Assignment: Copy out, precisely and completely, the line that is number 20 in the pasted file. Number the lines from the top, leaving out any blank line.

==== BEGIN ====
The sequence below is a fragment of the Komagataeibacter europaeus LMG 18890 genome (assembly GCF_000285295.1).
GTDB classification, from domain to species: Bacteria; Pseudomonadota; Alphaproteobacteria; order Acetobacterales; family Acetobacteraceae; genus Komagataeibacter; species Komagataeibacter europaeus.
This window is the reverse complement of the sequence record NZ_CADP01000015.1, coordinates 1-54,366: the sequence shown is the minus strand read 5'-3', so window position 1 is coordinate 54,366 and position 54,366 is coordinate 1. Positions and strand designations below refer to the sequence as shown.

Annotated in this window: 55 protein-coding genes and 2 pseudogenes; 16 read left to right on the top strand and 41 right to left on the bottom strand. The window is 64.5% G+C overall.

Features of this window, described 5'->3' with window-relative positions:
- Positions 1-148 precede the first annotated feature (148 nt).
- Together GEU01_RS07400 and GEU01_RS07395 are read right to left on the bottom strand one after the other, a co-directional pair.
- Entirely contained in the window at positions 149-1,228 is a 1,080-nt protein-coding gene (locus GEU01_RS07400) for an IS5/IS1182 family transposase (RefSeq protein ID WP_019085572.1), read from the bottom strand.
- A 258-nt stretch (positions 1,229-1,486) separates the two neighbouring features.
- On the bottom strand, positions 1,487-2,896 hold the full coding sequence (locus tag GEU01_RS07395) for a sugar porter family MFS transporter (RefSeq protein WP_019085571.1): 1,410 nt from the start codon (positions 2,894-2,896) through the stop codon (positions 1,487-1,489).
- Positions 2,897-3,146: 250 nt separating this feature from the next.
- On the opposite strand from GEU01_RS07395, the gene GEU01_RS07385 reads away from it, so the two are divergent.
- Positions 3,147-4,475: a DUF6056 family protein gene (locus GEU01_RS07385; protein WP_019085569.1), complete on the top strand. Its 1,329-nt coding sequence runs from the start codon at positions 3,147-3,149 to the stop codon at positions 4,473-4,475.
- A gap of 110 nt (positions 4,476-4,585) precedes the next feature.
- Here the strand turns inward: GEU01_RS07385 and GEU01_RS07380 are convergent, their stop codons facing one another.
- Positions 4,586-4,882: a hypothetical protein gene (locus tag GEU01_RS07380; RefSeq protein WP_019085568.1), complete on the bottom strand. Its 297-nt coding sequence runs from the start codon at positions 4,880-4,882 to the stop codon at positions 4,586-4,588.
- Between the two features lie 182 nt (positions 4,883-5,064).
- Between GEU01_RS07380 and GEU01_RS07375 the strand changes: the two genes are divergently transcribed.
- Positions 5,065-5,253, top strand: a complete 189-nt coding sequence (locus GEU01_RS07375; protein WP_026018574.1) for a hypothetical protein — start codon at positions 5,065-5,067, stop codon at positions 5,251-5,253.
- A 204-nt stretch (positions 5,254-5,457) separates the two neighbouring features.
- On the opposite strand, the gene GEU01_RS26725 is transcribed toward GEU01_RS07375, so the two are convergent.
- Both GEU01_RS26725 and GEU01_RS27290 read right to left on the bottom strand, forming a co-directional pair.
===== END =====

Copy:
- A 204-nt stretch (positions 5,254-5,457) separates the two neighbouring features.